I can’t help but think that what I’m chasing is looking different. I look through all of my big dreams that I have been circling in prayer, and I realize that during this stage of life some of those aspirations have gone to the wayside. Some of those aspirations are selfish and some I just do not want to continue chasing anymore.

Chasing a New Purpose

As I define my purpose and change my course, I need to continue laying the foundation to this stirring on my heart that’s bigger than myself. And as I reflect, I can see the blueprints had been started throughout the COVID pause as I learned that busyness is not a way of life. I gradually started taking things off my plate. This realization is going to help me clearly see what’s being placed on my heart.

Here’s to 2021—to chasing this new purpose and to circling this new dream with prayer and mediation. Before I know it, the stirring on my heart will show up in a big way and I will know exactly what my purpose will be. And right now, I need to let my family in on what’s on my heart. And as I said, when the big something shows up, I will have my family ready to encourage me to chase my dream.

I encourage all of you to see what’s stirring in your heart. How are you going to chase the dream in your heart in 2021?

Shelly Mowinkel

Shelly Mowinkel

K-12 & Teens

My husband and I have three kids. Our oldest is a freshman in high school, and our youngest is in second grade. Most days, I feel like we are a “tag-team chauffeuring” service, yet I wouldn’t have our life any other way. Not only I am a business/technology teacher at Milford, I am also the district technology integration specialist. I love teaching because I get the opportunity to make those around me better. My hope is that, through my blogging, I am able to inspire, encourage, and share with you my adventures of being a wife, mother, and professional.

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Fighting COVID-19 Fatigue

Fighting COVID-19 Fatigue

The notecard says “unplug and be thankful.” Life as we knew it changed in March. Our family made a choice to seek simplicity, extend grace and find joy in the quiet. Our family made the commitment to be intentional with our time together. Yet, this fall I faltered and gave into fatigue, gave into the negative. COVID-19 fatigue is real. It was (and still is) hard to be thankful.

There are days that I miss all the family time we encountered in the spring when COVID-19 halted our worlds. And honestly, I don’t want to lose those spring memories of how intentional our family was. Now, each day brings about feelings of being overwhelmed, exhausted and stressed. I could keep going on, however, I want to make a conscious effort to escape those feelings.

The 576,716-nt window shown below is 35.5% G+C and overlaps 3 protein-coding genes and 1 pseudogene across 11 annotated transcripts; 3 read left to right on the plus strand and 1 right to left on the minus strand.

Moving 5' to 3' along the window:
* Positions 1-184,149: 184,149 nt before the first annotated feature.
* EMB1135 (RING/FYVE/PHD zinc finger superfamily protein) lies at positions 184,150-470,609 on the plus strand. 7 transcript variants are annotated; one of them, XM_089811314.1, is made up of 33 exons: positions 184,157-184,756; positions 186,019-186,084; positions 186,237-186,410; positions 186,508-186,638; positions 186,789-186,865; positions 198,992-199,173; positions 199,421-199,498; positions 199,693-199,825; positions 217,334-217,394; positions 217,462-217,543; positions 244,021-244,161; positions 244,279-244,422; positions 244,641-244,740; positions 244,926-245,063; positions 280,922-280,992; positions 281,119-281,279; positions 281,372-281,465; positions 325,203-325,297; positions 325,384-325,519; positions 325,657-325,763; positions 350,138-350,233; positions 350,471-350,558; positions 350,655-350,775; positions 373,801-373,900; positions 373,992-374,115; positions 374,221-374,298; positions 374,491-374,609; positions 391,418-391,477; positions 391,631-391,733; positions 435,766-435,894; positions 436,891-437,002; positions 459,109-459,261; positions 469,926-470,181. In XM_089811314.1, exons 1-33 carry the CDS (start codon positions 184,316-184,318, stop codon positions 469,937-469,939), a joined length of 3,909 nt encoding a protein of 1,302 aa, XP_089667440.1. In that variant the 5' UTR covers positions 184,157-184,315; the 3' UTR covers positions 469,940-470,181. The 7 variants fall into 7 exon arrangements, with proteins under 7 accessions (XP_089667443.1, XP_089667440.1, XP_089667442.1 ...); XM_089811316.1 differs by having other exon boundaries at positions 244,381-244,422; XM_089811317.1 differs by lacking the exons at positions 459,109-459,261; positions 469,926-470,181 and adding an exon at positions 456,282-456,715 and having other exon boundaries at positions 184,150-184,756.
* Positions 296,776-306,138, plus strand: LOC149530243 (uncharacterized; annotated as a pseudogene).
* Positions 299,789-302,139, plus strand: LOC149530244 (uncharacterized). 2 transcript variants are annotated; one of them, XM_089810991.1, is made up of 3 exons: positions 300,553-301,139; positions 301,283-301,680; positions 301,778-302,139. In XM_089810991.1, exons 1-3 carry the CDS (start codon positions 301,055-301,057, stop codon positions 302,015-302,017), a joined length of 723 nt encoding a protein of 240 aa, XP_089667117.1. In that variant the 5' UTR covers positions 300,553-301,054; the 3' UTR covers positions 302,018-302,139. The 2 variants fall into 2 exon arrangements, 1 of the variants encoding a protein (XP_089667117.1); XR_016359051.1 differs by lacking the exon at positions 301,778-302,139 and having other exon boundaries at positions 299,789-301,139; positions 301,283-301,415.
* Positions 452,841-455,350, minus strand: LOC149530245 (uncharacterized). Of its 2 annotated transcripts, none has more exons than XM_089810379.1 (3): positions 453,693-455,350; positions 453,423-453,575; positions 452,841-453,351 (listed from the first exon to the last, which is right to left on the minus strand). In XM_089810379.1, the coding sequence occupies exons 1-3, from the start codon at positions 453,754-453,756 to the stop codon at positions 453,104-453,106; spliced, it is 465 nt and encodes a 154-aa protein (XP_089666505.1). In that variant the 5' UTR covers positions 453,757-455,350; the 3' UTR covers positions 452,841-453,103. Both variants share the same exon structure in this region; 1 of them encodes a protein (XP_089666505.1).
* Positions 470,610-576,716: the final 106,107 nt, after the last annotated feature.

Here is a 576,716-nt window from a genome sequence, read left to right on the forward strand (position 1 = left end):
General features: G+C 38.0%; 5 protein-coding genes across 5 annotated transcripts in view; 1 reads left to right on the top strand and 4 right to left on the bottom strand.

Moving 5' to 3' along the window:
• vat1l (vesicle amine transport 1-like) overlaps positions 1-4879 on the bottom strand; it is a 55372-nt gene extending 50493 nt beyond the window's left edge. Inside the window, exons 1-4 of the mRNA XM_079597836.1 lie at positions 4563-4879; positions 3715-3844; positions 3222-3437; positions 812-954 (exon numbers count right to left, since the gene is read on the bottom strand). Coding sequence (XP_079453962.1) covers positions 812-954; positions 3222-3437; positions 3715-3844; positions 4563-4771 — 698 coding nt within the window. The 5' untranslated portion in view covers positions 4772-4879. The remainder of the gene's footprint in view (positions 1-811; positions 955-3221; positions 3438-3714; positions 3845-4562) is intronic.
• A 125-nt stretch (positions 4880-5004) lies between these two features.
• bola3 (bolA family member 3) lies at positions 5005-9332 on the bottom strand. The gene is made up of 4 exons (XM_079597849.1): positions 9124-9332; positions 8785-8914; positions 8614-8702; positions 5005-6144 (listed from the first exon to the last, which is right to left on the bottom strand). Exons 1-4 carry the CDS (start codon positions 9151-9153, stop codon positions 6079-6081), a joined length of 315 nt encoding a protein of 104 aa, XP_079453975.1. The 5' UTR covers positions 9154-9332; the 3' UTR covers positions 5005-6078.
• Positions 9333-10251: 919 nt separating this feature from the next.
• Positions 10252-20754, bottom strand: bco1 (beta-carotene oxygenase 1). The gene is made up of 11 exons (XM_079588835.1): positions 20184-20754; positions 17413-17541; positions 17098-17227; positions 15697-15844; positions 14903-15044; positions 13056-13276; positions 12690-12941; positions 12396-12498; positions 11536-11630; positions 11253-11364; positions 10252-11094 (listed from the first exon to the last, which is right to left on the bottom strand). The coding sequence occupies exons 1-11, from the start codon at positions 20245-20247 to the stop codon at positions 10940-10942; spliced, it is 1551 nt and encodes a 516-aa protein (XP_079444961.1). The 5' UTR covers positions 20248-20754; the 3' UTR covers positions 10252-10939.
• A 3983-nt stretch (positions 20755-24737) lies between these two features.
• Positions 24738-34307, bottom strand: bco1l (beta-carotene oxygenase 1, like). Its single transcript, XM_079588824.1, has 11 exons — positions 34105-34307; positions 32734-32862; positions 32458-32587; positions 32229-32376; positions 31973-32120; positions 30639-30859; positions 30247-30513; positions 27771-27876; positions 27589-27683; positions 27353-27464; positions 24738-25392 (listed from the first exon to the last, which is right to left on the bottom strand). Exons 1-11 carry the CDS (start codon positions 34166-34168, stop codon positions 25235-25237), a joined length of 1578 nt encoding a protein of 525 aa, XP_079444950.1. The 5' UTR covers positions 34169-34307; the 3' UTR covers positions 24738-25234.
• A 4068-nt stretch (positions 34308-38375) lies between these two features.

Therefore, I decided November was all about being intentional each new day. I want to be intentional about focusing on what I can appreciate this year instead of seeing the negative. I need to go back to the notecard, “unplug and be thankful.”

Being Intentional

When I focus on this mindset while not living my life on autopilot, I can see and appreciate how intentional my family is being right now. And seeing how intentional my family is during this time has been good for my soul and makes the feelings of being overwhelmed or exhausted melt away.

My husband and kids have made a conscious choice to be intentional. My husband has journaled every night since March reflecting upon his day. He has also been intentional about pursuing a doctorate degree in education even on those hard days. Our middle daughter has been intentional on healthy habits such as limiting her soda intake and a daily pushup routine. Our son has diligently been following his pushup routine while also finding time to read each day.

Fighting COVID-19 Fatigue Each Day

Nonetheless, being intentional is a choice. I long for simplicity. I long for love and being thankful. I long for grace. I long for a serving heart without compromising my own health. The choice is mine to make. The choice to unplug from the negativity and be thankful. The choice to not live my life on autopilot. The choice starts each morning with reading my notecard and ends each night with observing my family choosing to be intentional.

Those closest to me have been executing what I subconsciously have been telling myself I need to improve on. Their intentional natures will help me fight the negativity, fatigue and appreciate the good around me. And there is no better time to start being thankful than today.

Shelly Mowinkel

Shelly Mowinkel

K-12 & Teens